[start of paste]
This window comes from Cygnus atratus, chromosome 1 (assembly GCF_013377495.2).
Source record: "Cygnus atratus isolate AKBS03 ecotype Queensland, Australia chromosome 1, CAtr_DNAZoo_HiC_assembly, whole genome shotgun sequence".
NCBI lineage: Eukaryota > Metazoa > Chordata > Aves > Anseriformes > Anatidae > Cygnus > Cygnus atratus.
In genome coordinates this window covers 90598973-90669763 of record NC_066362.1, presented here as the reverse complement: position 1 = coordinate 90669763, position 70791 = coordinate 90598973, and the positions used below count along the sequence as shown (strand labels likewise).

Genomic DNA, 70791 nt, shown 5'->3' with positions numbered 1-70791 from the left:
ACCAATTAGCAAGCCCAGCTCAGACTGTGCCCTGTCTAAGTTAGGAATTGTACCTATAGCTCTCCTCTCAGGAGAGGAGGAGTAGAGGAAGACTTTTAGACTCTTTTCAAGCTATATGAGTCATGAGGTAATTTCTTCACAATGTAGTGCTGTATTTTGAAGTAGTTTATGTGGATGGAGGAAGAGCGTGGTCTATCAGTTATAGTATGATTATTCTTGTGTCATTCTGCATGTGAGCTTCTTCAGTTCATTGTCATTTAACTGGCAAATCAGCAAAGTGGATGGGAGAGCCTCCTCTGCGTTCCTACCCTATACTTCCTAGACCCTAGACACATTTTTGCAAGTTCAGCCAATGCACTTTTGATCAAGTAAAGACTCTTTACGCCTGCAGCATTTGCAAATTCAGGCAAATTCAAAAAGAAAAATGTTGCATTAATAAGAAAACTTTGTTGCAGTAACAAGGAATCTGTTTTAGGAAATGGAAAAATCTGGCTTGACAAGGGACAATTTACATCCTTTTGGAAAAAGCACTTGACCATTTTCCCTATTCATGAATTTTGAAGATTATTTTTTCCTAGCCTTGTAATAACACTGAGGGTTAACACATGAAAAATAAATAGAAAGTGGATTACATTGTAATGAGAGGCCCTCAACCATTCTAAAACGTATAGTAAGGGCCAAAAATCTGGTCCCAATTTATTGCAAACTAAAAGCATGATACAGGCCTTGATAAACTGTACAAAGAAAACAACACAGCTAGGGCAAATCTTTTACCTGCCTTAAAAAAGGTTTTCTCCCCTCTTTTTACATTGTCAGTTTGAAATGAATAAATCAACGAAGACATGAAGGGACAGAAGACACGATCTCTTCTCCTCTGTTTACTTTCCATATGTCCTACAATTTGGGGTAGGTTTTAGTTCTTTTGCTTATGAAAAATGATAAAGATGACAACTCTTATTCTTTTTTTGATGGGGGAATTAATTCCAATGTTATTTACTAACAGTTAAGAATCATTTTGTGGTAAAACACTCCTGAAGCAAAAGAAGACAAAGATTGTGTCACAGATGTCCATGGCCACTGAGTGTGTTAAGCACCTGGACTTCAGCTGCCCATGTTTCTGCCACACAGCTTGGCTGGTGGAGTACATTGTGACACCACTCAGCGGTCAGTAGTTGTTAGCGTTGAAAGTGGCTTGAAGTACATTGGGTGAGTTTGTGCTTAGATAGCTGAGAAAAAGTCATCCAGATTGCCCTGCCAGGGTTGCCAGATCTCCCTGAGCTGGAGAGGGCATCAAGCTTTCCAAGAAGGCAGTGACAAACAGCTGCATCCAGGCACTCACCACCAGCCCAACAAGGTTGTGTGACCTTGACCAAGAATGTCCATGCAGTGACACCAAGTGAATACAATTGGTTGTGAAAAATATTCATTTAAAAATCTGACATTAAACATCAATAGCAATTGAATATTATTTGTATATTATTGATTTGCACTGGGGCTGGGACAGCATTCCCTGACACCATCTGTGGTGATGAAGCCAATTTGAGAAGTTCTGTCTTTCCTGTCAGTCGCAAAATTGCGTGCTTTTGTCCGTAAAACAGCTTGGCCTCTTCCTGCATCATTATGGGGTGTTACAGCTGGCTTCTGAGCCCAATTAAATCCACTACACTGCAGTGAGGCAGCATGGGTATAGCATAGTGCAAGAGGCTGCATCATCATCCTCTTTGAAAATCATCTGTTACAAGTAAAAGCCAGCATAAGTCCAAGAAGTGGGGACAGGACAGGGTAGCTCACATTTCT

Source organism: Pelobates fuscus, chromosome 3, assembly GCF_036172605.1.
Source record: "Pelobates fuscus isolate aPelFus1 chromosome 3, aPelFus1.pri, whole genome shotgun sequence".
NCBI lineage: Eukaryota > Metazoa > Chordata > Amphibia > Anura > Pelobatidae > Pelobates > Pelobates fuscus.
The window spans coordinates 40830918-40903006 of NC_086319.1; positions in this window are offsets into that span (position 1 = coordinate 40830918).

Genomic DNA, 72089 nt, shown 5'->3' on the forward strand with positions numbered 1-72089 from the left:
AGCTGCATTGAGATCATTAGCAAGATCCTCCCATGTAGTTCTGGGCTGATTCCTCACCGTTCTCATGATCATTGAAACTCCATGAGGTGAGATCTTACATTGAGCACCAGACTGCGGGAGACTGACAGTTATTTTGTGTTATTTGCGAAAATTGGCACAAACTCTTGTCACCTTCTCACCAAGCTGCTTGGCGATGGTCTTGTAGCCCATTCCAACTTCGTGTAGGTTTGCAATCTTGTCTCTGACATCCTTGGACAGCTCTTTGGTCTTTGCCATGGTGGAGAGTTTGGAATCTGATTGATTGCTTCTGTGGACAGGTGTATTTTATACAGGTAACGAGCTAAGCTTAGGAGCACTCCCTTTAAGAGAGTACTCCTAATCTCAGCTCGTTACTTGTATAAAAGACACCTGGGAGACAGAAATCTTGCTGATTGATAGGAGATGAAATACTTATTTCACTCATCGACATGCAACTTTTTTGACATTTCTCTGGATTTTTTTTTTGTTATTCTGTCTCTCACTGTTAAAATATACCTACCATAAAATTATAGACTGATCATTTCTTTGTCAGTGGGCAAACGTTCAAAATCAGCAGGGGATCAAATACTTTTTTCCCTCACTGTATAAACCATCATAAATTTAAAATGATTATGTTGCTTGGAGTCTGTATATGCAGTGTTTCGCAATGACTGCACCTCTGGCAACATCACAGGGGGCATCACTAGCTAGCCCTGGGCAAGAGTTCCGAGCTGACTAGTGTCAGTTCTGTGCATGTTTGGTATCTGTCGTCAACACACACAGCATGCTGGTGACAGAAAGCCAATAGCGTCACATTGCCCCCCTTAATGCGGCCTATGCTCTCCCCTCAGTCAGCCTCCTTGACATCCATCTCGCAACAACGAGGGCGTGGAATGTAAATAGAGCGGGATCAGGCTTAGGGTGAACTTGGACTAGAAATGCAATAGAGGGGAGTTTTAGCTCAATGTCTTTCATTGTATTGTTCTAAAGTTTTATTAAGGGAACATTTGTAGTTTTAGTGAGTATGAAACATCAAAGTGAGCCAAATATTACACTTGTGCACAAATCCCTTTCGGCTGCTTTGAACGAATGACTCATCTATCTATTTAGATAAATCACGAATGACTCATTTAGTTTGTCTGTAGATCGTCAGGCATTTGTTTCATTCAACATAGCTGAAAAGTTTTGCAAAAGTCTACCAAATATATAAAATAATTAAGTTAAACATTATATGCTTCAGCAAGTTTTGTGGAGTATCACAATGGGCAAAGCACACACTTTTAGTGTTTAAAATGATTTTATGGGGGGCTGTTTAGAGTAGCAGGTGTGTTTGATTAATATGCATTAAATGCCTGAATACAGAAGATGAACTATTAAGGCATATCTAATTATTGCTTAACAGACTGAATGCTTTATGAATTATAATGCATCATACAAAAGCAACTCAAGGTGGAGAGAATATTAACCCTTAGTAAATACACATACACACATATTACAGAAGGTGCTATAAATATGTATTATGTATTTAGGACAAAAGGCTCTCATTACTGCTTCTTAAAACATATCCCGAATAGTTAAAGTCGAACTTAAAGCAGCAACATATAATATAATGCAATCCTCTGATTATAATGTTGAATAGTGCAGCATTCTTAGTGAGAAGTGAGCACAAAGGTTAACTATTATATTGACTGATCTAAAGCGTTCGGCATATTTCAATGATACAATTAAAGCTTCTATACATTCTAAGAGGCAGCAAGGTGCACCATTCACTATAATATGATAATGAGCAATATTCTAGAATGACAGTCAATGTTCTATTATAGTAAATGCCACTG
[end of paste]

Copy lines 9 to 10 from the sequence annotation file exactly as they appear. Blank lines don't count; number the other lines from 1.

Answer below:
NCBI lineage: Eukaryota > Metazoa > Chordata > Amphibia > Anura > Pelobatidae > Pelobates > Pelobates fuscus.
The window spans coordinates 40830918-40903006 of NC_086319.1; positions in this window are offsets into that span (position 1 = coordinate 40830918).